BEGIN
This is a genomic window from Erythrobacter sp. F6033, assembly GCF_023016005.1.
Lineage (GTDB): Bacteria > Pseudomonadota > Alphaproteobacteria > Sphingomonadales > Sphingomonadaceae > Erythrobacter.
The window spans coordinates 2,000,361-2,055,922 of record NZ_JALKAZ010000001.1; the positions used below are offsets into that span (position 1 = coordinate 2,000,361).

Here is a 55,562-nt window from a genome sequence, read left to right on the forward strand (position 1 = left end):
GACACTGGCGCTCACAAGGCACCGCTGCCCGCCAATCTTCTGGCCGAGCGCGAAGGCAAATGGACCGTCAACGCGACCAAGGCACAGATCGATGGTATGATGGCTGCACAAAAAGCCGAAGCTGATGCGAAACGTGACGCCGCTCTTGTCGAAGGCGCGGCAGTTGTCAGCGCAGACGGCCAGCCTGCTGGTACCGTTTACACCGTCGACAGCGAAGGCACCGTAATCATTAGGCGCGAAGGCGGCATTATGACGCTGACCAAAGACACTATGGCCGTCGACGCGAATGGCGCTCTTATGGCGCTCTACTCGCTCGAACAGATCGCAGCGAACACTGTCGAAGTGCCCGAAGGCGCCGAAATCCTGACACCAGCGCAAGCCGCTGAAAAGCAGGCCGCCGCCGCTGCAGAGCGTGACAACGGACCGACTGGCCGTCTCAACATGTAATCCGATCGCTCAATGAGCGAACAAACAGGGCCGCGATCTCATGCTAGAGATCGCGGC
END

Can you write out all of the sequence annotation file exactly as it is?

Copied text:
This is a genomic window from Erythrobacter sp. F6033, assembly GCF_023016005.1.
Lineage (GTDB): Bacteria > Pseudomonadota > Alphaproteobacteria > Sphingomonadales > Sphingomonadaceae > Erythrobacter.
The window spans coordinates 2,000,361-2,055,922 of record NZ_JALKAZ010000001.1; the positions used below are offsets into that span (position 1 = coordinate 2,000,361).

Here is a 55,562-nt window from a genome sequence, read left to right on the forward strand (position 1 = left end):
GACACTGGCGCTCACAAGGCACCGCTGCCCGCCAATCTTCTGGCCGAGCGCGAAGGCAAATGGACCGTCAACGCGACCAAGGCACAGATCGATGGTATGATGGCTGCACAAAAAGCCGAAGCTGATGCGAAACGTGACGCCGCTCTTGTCGAAGGCGCGGCAGTTGTCAGCGCAGACGGCCAGCCTGCTGGTACCGTTTACACCGTCGACAGCGAAGGCACCGTAATCATTAGGCGCGAAGGCGGCATTATGACGCTGACCAAAGACACTATGGCCGTCGACGCGAATGGCGCTCTTATGGCGCTCTACTCGCTCGAACAGATCGCAGCGAACACTGTCGAAGTGCCCGAAGGCGCCGAAATCCTGACACCAGCGCAAGCCGCTGAAAAGCAGGCCGCCGCCGCTGCAGAGCGTGACAACGGACCGACTGGCCGTCTCAACATGTAATCCGATCGCTCAATGAGCGAACAAACAGGGCCGCGATCTCATGCTAGAGATCGCGGC